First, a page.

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We’re Home Care Pulse, a leading provider of experience management & surveys, caregiver/CNA training, and online reputation management.

Veterans who served our country deserve to be honored. For this year’s National Hospice Hospice and Palliative Care Month, “Meeting You Where You Are,” we’re sharing how to meet veterans’ unique needs at the end of life.

November is National Hospice and Palliative Care month. The theme for this year is Meeting You Where You Are, because in hospice and palliative care, that is what we do: meet you where you are as you navigate serious illness and death.

November is also the month that we in America honor all veterans who served our country to protect our freedoms. So how do we meet our veterans where they are? How do we meet the unique needs of those who have experienced the horrors of war and lived while their buddies did not?

Corporal Sam’s Story

Corporal Sam was a soldier, husband, father, business owner, and grandfather. Corporal Sam served two tours in Vietnam. He never talked about his experiences there.

I met Corporal Sam after a sudden onset of frequent headaches led to the diagnosis of an aggressive brain tumor.  Within a few days, Corporal Sam went from running his own business to needing his children’s help to remain safe and comfortable at home. I visited him after a particularly bad night in which he struggled with pain. I worked with Corporal Sam’s son to adjust his pain regimen and explained that his dad would likely sleep for quite a while as he recovered from the stress of the prolonged pain.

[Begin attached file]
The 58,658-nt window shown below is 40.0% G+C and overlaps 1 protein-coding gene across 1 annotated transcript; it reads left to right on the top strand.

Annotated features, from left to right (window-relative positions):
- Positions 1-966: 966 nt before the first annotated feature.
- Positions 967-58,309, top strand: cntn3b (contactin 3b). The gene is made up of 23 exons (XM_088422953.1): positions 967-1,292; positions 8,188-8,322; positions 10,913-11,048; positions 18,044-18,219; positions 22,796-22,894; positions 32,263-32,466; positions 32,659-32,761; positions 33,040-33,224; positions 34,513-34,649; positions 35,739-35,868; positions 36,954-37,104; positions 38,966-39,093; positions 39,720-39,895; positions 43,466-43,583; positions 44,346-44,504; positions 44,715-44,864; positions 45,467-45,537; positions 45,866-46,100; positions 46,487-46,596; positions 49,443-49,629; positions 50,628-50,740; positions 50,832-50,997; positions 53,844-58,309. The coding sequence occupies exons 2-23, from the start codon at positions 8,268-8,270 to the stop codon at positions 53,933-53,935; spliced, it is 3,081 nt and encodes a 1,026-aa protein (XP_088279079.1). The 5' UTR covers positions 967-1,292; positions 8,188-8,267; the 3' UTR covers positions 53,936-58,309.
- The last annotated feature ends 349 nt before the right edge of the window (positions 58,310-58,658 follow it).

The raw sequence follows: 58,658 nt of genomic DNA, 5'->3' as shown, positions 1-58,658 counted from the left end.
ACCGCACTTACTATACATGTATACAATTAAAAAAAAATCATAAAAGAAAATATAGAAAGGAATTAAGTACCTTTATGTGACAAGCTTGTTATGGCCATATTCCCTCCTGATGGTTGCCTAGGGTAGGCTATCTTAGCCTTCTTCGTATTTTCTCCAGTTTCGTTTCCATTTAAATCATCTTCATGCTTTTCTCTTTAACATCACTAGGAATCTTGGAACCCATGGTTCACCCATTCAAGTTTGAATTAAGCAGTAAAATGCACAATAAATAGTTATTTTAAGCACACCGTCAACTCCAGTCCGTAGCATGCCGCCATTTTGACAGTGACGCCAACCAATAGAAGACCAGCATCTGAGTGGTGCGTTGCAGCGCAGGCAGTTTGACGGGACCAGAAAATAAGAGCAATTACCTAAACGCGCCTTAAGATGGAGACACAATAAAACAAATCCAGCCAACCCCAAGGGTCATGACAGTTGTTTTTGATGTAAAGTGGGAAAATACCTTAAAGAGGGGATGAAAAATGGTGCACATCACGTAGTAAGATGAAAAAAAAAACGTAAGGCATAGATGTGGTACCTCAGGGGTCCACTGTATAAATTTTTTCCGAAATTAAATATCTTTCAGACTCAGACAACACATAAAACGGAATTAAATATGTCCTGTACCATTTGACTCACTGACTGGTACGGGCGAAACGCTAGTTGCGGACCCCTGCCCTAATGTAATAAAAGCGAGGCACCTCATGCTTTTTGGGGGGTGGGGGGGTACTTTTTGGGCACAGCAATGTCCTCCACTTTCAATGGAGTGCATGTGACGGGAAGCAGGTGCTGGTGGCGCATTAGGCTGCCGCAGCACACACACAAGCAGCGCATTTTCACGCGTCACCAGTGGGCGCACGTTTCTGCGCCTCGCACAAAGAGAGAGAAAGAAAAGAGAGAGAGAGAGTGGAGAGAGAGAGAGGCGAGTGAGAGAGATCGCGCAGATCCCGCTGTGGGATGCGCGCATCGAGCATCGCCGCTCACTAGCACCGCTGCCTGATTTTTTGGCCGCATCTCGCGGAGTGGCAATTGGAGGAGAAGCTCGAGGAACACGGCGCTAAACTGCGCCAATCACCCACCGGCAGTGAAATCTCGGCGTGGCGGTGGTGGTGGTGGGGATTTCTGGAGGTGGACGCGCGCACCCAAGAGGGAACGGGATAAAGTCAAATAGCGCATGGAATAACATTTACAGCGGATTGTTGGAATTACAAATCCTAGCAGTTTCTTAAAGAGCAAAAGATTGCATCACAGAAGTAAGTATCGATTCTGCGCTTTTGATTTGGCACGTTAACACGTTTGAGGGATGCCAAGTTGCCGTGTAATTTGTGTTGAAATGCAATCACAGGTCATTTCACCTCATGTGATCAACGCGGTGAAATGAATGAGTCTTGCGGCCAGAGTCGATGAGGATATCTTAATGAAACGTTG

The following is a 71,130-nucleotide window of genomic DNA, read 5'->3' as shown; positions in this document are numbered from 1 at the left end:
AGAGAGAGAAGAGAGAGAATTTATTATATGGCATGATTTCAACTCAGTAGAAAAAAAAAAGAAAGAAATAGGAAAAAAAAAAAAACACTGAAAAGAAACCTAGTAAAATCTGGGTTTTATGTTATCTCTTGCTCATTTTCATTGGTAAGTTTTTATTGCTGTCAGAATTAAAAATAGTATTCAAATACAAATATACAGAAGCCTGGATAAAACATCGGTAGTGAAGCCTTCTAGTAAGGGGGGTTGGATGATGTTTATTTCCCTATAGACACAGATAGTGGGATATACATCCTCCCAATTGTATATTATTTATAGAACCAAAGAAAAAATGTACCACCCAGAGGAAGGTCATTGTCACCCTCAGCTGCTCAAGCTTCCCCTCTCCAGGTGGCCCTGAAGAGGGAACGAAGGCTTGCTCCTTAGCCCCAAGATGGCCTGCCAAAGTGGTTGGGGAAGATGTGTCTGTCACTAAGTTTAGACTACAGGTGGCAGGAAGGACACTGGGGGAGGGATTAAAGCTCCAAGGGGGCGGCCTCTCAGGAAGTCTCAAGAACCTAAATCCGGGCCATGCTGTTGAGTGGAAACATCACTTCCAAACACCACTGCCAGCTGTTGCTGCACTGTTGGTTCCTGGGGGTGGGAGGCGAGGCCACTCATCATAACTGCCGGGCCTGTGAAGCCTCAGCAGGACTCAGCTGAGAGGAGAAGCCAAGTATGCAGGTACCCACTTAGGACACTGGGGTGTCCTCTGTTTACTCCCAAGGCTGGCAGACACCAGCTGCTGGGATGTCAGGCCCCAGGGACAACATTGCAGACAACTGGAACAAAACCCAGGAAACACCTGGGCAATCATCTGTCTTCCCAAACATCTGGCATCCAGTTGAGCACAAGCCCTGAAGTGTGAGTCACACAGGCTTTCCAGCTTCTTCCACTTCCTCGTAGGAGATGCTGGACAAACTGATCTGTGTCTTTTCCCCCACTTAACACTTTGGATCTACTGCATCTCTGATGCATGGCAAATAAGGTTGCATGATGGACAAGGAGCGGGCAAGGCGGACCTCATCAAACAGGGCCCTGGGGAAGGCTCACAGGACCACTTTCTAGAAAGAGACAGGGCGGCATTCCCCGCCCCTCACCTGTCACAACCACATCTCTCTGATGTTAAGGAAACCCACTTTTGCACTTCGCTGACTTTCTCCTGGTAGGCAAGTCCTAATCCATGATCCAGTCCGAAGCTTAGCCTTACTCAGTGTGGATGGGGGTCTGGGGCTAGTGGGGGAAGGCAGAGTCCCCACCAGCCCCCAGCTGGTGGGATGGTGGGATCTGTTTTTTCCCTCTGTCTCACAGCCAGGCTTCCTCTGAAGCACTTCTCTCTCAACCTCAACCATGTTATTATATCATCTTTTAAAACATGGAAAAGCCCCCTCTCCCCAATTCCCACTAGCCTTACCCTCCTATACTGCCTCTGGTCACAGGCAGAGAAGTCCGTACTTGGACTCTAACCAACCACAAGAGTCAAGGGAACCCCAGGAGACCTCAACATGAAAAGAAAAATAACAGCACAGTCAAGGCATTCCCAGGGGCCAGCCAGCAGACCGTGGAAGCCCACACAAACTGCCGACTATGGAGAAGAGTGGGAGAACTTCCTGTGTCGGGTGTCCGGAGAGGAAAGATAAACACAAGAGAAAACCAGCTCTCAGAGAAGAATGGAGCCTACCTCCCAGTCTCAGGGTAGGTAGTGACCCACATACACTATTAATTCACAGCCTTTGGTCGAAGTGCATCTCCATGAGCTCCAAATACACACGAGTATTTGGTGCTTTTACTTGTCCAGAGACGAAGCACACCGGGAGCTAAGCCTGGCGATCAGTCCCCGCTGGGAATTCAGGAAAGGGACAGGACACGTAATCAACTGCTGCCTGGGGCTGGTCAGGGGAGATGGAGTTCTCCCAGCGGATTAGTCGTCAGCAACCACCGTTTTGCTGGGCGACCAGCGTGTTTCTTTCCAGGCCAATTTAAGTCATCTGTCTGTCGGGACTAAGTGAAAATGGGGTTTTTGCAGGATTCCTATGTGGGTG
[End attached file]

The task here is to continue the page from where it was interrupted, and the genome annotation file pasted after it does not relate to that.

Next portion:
Corporal Sam slept for the next 12 hours. He woke up about 4 am and had a heart-to-heart conversation with his son and daughter. He had one consistent message as they talked that night: “I don’t want any more of that morphine shit! Just let me die with my boots on.”

A simple request. “Meet me where I am.”

What Corporal Sam Needed

As time went on, Corporal Sam talked a little bit about his experiences in Vietnam. He told his son he worried about going to hell “for killing people.” Corporal Sam’s son was shaken by this and shared that his dad had never talked about his time in Vietnam before. “My Dad is a good man. No way he is going to hell for something that happened over there.”

Corporal Sam agreed to have the hospice chaplain visit, stating “a prayer surely couldn’t hurt.”

Our chaplain, John, was skilled in addressing the needs of veterans struggling with things they encountered in combat. He offered a listening ear and an acknowledgment of the pain and shame Corporal Sam expressed. He listened as Corporal Sam talked about his fear of addiction and the stigma associated with morphine after so many veterans came back from Vietnam addicted. Chaplain John reassured Corporal Sam that we would work to manage his pain in other ways. The chaplain also shared his respect for Corporal Sam’s decision to accept some pain as a way to atone for what happened in Vietnam. Atonement was not necessary in the chaplain’s eyes, but it certainly held meaning for Corporal Sam.